In the next forty-eight hours, I will begin the formal process of saying goodbye to my many wonderful colleagues at Rutgers-Camden, fly to England, and meet old friends and new at the Women in Magazines conference. Then, it’s off to the University of Winchester to spend some time with colleagues at the Centre for the History of Women’s Education, then on to Geneva for another conference. Once I return, I have only two more days at Rutgers-Camden, before I begin my new position as Dean of Graduate and Undergraduate Studies at Arcadia University.
Packing up an office one has occupied for many years is challenging, especially when one’s life is taken up with books and papers. But today’s efforts brought a laugh as I was reminded of how we used to practice history in the old days. I found a big stack of index cards, color-coded no less, filled with research notes. And a pouch filled with dimes, to be used for the microfilm copier.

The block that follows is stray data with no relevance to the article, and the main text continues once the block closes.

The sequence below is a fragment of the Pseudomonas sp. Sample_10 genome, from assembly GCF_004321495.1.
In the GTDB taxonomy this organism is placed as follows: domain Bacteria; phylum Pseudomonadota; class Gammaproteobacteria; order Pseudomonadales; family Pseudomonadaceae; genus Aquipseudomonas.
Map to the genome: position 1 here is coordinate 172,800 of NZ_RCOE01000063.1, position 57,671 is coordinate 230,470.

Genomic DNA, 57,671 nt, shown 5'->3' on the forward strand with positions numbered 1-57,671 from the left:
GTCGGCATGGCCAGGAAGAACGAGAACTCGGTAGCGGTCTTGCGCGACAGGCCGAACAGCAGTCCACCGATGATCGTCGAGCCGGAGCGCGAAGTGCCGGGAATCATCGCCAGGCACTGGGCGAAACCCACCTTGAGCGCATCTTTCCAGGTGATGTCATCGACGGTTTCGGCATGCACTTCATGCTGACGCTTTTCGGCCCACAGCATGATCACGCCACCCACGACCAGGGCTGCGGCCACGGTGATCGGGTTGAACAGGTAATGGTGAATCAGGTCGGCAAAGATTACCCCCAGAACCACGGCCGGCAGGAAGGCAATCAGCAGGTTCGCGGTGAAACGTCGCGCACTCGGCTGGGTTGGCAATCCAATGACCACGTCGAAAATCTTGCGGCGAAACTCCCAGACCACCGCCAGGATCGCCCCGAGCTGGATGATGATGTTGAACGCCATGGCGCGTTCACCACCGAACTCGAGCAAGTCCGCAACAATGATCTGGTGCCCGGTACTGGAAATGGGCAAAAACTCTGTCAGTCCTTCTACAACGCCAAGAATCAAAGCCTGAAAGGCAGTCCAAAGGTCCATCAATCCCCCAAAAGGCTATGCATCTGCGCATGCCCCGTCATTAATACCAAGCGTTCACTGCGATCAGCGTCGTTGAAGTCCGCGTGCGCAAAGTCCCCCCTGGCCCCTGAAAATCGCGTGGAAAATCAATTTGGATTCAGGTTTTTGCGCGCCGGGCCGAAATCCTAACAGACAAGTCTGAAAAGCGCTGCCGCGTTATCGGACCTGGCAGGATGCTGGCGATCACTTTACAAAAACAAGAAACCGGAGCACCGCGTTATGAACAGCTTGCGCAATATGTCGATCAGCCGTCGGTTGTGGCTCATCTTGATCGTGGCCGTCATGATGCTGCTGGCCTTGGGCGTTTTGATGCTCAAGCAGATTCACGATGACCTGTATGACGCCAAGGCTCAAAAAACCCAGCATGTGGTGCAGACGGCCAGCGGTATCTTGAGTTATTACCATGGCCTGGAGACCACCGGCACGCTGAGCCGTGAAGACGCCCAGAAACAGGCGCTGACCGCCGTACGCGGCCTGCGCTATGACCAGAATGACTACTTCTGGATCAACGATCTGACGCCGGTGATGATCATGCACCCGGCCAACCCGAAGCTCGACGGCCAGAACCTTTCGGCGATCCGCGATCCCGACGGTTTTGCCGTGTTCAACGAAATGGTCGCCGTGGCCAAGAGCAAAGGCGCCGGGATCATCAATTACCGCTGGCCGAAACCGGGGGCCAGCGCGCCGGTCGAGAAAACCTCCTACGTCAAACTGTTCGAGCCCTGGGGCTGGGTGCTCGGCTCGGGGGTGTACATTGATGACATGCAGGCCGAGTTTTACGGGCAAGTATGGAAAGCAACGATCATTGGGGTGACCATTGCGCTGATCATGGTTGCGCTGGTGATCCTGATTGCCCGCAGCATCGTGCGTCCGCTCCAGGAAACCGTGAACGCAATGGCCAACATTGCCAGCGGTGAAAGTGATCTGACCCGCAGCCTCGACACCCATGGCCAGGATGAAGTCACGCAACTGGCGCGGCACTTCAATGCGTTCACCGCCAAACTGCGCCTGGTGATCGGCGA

It’s very hard to leave a job you love and I will miss my friends and colleagues dreadfully. I am wistful about leaving at the same time as I am excited about my new position. I don’t want to try to list all the people who have made a difference in my time at Rutgers-Camden, as it would be an endless list. But one person deserves special mention — Margaret Marsh, who served the campus as Dean, then Executive Dean of the Faculty of Arts and Sciences and as Interim Chancellor for the campus. I have learned so much from Margaret, about being a boss, being a scholar, and being a leader, and I am very grateful that she brought me to Rutgers-Camden some thirteen years ago.
So, as I begin this whirlwind of change, all that remains is to thank everyone who has been part of my journey and hope that we will stay in touch. Let me close with some advice from Mary Lyon, the founder of Mount Holyoke College, which I have tried to follow: “Go where no one else will go, do what no one else will do.”